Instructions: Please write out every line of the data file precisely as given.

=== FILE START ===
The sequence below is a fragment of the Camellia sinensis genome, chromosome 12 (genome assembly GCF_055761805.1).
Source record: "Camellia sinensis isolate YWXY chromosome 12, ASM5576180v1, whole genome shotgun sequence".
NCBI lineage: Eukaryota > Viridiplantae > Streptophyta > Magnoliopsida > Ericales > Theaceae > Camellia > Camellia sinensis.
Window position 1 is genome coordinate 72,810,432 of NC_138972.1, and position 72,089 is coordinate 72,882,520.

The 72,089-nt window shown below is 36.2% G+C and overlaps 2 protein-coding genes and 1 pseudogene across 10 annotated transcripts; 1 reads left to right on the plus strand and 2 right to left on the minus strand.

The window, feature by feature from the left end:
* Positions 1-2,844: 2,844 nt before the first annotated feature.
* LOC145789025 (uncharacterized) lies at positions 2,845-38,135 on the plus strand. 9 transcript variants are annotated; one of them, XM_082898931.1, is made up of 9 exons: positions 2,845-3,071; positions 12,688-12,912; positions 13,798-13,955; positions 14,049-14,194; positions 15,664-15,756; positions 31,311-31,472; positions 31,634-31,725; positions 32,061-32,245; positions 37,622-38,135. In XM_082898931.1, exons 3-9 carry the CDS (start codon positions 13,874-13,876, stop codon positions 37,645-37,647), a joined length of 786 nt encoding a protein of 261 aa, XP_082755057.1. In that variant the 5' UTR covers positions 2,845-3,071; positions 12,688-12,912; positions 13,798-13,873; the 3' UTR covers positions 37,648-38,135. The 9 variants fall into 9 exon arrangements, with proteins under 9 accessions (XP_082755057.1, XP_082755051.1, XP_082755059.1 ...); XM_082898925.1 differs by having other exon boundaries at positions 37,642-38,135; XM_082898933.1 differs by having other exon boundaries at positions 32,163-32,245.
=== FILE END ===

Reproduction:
The sequence below is a fragment of the Camellia sinensis genome, chromosome 12 (genome assembly GCF_055761805.1).
Source record: "Camellia sinensis isolate YWXY chromosome 12, ASM5576180v1, whole genome shotgun sequence".
NCBI lineage: Eukaryota > Viridiplantae > Streptophyta > Magnoliopsida > Ericales > Theaceae > Camellia > Camellia sinensis.
Window position 1 is genome coordinate 72,810,432 of NC_138972.1, and position 72,089 is coordinate 72,882,520.

The 72,089-nt window shown below is 36.2% G+C and overlaps 2 protein-coding genes and 1 pseudogene across 10 annotated transcripts; 1 reads left to right on the plus strand and 2 right to left on the minus strand.

The window, feature by feature from the left end:
* Positions 1-2,844: 2,844 nt before the first annotated feature.
* LOC145789025 (uncharacterized) lies at positions 2,845-38,135 on the plus strand. 9 transcript variants are annotated; one of them, XM_082898931.1, is made up of 9 exons: positions 2,845-3,071; positions 12,688-12,912; positions 13,798-13,955; positions 14,049-14,194; positions 15,664-15,756; positions 31,311-31,472; positions 31,634-31,725; positions 32,061-32,245; positions 37,622-38,135. In XM_082898931.1, exons 3-9 carry the CDS (start codon positions 13,874-13,876, stop codon positions 37,645-37,647), a joined length of 786 nt encoding a protein of 261 aa, XP_082755057.1. In that variant the 5' UTR covers positions 2,845-3,071; positions 12,688-12,912; positions 13,798-13,873; the 3' UTR covers positions 37,648-38,135. The 9 variants fall into 9 exon arrangements, with proteins under 9 accessions (XP_082755057.1, XP_082755051.1, XP_082755059.1 ...); XM_082898925.1 differs by having other exon boundaries at positions 37,642-38,135; XM_082898933.1 differs by having other exon boundaries at positions 32,163-32,245.